If you’re one of the tens of millions of people impacted by this weekend’s nor’easter aka Snowzilla aka David Snowie, this post is for you.
If you’re my brother and his wife avoiding this whole mess in Hawaiian paradise, you’re lucky I kind of still like you.
For the rest of us, today gives us many things: the first major snowfall of the year, dozens of instagramable moments, proof that it’s somehow still interesting to watch the weather report on repeat for seven hours straight. Unfortunately, a snow day also has a way of offering something else: the uncanny ability to help us pack back on those holiday pounds we’ve been working to shed all January long.
Of course, I certainly understand how it happens: Not only is it too snowy to get to the gym, but there’s also nothing like a blizzard to make a person crave comfort food. It’s so wonder the papers have been reporting that rather than bread and milk, the first items to sell out at east coast grocery stores were familiar, delicious items like frozen pizza, cookie dough and spicy cheez-its.
If you have the metabolism of a Hemsworth, or you’ve been outside shoveling all day, by all means treat ‘yo self to some DiGiorno. But if you’re like me and training for a spring half marathon where every extra pound of body weight is going to make it tougher to cross that finish line in under two hours, you may not want to enter the weekend four pounds heavier than you went into it on account off some inconsiderate blizzard. So in this weather, what’s a health-conscious girl to do? I don’t have all the answers, but here are some tips from one snowed in runner to another:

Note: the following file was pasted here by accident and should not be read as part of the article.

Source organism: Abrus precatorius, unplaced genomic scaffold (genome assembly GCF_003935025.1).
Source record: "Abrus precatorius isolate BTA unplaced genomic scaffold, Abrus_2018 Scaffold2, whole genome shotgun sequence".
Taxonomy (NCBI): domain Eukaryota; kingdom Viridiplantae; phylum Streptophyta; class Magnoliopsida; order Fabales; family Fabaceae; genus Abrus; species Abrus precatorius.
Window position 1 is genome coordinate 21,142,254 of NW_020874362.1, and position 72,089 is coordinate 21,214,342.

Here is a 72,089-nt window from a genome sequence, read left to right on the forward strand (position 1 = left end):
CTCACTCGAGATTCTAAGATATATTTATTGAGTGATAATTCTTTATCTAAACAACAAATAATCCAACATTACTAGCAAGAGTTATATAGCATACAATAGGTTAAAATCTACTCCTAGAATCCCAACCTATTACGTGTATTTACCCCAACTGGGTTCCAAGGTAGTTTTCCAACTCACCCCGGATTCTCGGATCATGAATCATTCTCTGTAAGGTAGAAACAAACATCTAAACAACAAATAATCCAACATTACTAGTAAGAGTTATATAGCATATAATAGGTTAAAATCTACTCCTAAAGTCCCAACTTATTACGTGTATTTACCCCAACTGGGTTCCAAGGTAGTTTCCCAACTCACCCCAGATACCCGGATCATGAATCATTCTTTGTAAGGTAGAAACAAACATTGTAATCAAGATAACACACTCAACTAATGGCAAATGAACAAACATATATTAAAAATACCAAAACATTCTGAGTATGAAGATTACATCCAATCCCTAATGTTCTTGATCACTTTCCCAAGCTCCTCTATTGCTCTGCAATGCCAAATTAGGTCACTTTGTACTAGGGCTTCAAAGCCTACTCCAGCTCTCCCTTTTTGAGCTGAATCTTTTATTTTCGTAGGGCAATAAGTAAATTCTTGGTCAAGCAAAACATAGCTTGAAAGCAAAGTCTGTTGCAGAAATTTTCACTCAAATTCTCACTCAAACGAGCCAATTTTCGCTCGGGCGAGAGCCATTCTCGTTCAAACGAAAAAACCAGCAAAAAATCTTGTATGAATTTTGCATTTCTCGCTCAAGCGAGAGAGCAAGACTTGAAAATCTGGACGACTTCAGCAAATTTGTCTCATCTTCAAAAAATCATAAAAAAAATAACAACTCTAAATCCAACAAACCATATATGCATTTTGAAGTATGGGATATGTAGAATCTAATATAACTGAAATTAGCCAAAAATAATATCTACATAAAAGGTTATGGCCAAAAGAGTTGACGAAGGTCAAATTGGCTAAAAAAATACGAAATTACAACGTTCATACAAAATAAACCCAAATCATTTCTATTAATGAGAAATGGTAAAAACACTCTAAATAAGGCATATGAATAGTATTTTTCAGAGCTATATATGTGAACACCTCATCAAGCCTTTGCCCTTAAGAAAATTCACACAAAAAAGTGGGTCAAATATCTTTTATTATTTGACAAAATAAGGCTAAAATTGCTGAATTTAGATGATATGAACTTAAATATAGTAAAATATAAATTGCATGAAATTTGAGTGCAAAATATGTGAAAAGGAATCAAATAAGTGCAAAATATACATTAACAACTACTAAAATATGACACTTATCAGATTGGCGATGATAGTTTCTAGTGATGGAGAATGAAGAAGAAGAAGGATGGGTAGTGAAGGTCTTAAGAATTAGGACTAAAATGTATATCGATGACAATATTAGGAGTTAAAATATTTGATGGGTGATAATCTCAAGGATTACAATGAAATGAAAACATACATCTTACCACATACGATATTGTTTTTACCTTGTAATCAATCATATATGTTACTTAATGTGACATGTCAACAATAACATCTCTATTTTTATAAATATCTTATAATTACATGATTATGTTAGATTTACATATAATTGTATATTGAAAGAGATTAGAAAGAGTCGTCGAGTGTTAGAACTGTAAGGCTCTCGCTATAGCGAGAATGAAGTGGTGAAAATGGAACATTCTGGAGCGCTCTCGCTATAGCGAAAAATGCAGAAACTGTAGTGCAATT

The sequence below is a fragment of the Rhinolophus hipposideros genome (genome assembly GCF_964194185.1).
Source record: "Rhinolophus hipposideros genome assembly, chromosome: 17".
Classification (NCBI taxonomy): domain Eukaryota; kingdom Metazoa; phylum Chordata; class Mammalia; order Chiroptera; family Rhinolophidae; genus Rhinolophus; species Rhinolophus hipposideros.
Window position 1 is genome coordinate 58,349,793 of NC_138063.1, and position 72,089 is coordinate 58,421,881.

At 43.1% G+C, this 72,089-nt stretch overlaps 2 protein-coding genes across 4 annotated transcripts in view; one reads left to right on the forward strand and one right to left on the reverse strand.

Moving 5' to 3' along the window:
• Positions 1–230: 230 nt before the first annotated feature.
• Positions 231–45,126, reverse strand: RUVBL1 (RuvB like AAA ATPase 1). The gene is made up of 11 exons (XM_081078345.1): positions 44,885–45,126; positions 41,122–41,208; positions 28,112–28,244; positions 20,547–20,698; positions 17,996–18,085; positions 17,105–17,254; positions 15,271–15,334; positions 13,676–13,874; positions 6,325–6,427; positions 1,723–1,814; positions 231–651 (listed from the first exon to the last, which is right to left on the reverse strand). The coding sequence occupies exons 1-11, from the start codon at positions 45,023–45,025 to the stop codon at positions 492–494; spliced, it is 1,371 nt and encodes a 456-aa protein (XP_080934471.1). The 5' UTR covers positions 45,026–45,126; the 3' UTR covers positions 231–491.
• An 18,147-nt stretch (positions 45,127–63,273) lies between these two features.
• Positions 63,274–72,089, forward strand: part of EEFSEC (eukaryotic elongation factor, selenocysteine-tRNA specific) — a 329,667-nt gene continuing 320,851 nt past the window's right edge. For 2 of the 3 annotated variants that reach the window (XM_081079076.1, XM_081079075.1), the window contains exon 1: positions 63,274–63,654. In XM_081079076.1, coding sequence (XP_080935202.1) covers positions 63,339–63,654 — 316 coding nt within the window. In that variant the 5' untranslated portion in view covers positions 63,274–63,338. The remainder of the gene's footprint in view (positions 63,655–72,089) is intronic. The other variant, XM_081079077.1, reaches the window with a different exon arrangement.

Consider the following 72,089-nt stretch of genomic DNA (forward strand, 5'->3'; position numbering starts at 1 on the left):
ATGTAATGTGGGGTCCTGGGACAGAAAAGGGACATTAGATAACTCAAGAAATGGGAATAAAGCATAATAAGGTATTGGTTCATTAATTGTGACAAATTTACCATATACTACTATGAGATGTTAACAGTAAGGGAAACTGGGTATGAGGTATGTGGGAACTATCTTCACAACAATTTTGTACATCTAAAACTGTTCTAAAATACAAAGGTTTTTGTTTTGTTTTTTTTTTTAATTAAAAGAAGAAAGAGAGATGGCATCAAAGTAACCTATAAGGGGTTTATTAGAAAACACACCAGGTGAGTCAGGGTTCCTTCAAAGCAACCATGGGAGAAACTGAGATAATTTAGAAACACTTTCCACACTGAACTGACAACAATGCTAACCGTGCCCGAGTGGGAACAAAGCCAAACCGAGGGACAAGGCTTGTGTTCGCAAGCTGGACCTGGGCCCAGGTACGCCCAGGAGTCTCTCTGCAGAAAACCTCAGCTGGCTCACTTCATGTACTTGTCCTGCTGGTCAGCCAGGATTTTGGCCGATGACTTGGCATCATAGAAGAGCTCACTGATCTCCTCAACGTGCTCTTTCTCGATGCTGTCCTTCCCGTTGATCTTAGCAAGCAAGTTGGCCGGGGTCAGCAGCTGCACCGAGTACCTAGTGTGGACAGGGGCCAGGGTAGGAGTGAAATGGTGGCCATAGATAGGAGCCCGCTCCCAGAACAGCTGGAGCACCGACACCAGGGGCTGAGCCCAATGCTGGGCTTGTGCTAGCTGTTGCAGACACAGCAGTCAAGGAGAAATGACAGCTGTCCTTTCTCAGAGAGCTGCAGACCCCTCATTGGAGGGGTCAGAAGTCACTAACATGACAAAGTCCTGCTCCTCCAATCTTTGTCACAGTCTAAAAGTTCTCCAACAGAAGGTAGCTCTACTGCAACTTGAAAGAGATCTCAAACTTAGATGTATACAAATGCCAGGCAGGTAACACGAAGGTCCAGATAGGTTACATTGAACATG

- Eat slow food. It’s tempting to down a bag of goldfish in weather like this, but heavily processed and ready-made products aren’t going to leave you feeling satisfied for long. Instead, take advantage of being stuck inside by braising a stew in your crockpot all day (I made this one) or baking some homemade whole-wheat bread. You might still eat yourself sick by somehow finishing 1.5 of the 2 loaves before sundown, but at least you know the ingredients in it are nutritious and filling.
- Get moving, a little. You’re not going to knock it out of the park today fitness wise, but going a whole day without so much as getting off the coach will leave restless and uncomfortable come bedtime. You can get your heart rate up lots of ways: shoveling snow, vacuuming your apartment, doing squats or lunges anytime the newscaster says “record year.” I chose to do this 45-minute yoga for runners routine from the comfort of my bedroom, and it definitely wore me out enough to enjoy my extended shavasana aka post-yoga nap.
- Enjoy a day of rest. Runners are good at a lot of things — bagel consumption, porta-potty etiquette, talking about our sport with anyone who’ll listen — but we are notoriously terrible at taking a day off. We tend to think more miles = better athletes … And then we’re always surprised when we end up nursing shin splints and stress fractures with each training cycle. Recovery is key to improved performance, so allow yourself to enjoy this forced day of relaxation. Sleep in, take a nap, read a book, run a bath, open some red wine, watch a movie, or cuddle up with your sweetheart after coming in from the storm. Keira certainly did.
So that’s my advice for maintaining until the snow melts. What other strategies are you using?